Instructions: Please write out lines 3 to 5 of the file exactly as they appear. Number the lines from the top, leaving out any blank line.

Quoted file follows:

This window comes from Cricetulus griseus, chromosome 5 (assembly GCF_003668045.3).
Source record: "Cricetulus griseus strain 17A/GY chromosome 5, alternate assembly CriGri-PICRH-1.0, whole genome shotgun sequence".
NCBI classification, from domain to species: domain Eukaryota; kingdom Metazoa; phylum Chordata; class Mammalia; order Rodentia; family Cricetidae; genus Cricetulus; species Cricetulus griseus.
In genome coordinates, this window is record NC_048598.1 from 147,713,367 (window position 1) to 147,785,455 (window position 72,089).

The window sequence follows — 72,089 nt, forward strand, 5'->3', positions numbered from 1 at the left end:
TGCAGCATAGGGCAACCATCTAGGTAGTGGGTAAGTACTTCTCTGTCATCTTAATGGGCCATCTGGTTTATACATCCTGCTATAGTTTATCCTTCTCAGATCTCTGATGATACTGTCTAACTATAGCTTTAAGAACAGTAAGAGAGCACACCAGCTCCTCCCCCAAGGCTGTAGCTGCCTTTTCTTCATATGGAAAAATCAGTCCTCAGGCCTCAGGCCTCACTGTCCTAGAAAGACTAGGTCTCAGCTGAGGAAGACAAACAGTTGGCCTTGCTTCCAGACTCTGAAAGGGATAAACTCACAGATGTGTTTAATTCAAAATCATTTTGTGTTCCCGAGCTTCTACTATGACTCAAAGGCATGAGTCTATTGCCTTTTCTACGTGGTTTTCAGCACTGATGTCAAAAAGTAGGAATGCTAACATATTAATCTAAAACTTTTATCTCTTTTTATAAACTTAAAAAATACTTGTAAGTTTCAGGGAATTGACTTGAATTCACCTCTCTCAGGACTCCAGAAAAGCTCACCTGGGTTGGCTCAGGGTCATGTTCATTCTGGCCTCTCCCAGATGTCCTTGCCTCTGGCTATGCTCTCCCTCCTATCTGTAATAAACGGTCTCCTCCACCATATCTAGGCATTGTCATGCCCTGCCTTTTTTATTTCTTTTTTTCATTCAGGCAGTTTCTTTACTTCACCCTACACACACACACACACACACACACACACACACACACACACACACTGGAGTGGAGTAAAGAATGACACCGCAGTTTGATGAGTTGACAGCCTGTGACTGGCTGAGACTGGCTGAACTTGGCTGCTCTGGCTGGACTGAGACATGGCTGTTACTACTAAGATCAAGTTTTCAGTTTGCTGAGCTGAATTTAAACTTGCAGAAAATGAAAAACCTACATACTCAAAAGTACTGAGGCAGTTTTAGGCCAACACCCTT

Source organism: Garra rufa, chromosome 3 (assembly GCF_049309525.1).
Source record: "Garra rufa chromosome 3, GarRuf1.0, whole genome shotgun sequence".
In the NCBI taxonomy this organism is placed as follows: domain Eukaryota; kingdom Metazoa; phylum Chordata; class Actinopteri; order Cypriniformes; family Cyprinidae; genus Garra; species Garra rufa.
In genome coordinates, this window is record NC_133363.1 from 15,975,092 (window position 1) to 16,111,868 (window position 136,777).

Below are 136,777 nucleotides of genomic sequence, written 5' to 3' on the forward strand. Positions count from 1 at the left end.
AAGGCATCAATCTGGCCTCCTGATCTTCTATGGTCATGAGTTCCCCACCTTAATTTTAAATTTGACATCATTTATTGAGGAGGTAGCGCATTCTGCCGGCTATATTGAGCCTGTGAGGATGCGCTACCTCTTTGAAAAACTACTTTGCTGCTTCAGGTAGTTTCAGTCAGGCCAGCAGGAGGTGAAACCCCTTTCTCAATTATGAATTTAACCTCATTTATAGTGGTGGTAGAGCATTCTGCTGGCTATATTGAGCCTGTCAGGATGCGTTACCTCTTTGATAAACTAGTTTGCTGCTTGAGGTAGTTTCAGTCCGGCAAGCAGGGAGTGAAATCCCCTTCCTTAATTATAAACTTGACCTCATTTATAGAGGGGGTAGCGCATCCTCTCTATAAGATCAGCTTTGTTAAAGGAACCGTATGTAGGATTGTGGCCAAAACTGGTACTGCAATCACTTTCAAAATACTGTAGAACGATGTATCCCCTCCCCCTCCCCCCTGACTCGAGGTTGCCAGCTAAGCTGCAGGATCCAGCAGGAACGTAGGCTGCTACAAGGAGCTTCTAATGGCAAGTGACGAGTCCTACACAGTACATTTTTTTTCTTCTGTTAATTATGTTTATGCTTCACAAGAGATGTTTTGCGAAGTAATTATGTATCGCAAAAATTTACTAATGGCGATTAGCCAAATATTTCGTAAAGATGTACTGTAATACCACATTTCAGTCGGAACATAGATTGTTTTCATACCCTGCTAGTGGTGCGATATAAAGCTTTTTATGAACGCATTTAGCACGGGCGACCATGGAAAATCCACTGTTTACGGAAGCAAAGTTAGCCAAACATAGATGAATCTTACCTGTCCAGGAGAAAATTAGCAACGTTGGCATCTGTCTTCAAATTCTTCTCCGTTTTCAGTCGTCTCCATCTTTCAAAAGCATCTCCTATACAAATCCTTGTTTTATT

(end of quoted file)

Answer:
NCBI classification, from domain to species: domain Eukaryota; kingdom Metazoa; phylum Chordata; class Mammalia; order Rodentia; family Cricetidae; genus Cricetulus; species Cricetulus griseus.
In genome coordinates, this window is record NC_048598.1 from 147,713,367 (window position 1) to 147,785,455 (window position 72,089).

The window sequence follows — 72,089 nt, forward strand, 5'->3', positions numbered from 1 at the left end: